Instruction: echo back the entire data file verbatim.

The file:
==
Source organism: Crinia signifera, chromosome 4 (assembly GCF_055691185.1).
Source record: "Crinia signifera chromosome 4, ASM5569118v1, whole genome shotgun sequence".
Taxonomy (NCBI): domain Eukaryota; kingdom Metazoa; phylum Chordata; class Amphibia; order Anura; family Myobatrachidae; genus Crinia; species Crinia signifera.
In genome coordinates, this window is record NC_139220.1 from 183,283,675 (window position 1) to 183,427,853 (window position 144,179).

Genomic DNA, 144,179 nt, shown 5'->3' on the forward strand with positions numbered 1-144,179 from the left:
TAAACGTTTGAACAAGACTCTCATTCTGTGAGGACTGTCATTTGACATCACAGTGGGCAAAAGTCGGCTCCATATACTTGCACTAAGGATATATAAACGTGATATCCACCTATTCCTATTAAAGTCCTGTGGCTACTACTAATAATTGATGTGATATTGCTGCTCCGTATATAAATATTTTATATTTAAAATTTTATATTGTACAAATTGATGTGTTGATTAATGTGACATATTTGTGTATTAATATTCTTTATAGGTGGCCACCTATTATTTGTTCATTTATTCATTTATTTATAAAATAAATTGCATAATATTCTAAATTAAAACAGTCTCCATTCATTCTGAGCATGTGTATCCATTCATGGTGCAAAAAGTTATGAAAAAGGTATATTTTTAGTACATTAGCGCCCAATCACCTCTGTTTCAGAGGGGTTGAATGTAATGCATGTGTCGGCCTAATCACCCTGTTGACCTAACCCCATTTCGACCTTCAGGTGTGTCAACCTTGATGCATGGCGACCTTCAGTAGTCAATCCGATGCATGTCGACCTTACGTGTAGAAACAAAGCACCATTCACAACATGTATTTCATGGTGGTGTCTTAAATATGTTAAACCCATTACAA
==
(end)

Source organism: Crinia signifera, chromosome 4 (assembly GCF_055691185.1).
Source record: "Crinia signifera chromosome 4, ASM5569118v1, whole genome shotgun sequence".
Taxonomy (NCBI): domain Eukaryota; kingdom Metazoa; phylum Chordata; class Amphibia; order Anura; family Myobatrachidae; genus Crinia; species Crinia signifera.
In genome coordinates, this window is record NC_139220.1 from 183,283,675 (window position 1) to 183,427,853 (window position 144,179).

Genomic DNA, 144,179 nt, shown 5'->3' on the forward strand with positions numbered 1-144,179 from the left:
TAAACGTTTGAACAAGACTCTCATTCTGTGAGGACTGTCATTTGACATCACAGTGGGCAAAAGTCGGCTCCATATACTTGCACTAAGGATATATAAACGTGATATCCACCTATTCCTATTAAAGTCCTGTGGCTACTACTAATAATTGATGTGATATTGCTGCTCCGTATATAAATATTTTATATTTAAAATTTTATATTGTACAAATTGATGTGTTGATTAATGTGACATATTTGTGTATTAATATTCTTTATAGGTGGCCACCTATTATTTGTTCATTTATTCATTTATTTATAAAATAAATTGCATAATATTCTAAATTAAAACAGTCTCCATTCATTCTGAGCATGTGTATCCATTCATGGTGCAAAAAGTTATGAAAAAGGTATATTTTTAGTACATTAGCGCCCAATCACCTCTGTTTCAGAGGGGTTGAATGTAATGCATGTGTCGGCCTAATCACCCTGTTGACCTAACCCCATTTCGACCTTCAGGTGTGTCAACCTTGATGCATGGCGACCTTCAGTAGTCAATCCGATGCATGTCGACCTTACGTGTAGAAACAAAGCACCATTCACAACATGTATTTCATGGTGGTGTCTTAAATATGTTAAACCCATTACAA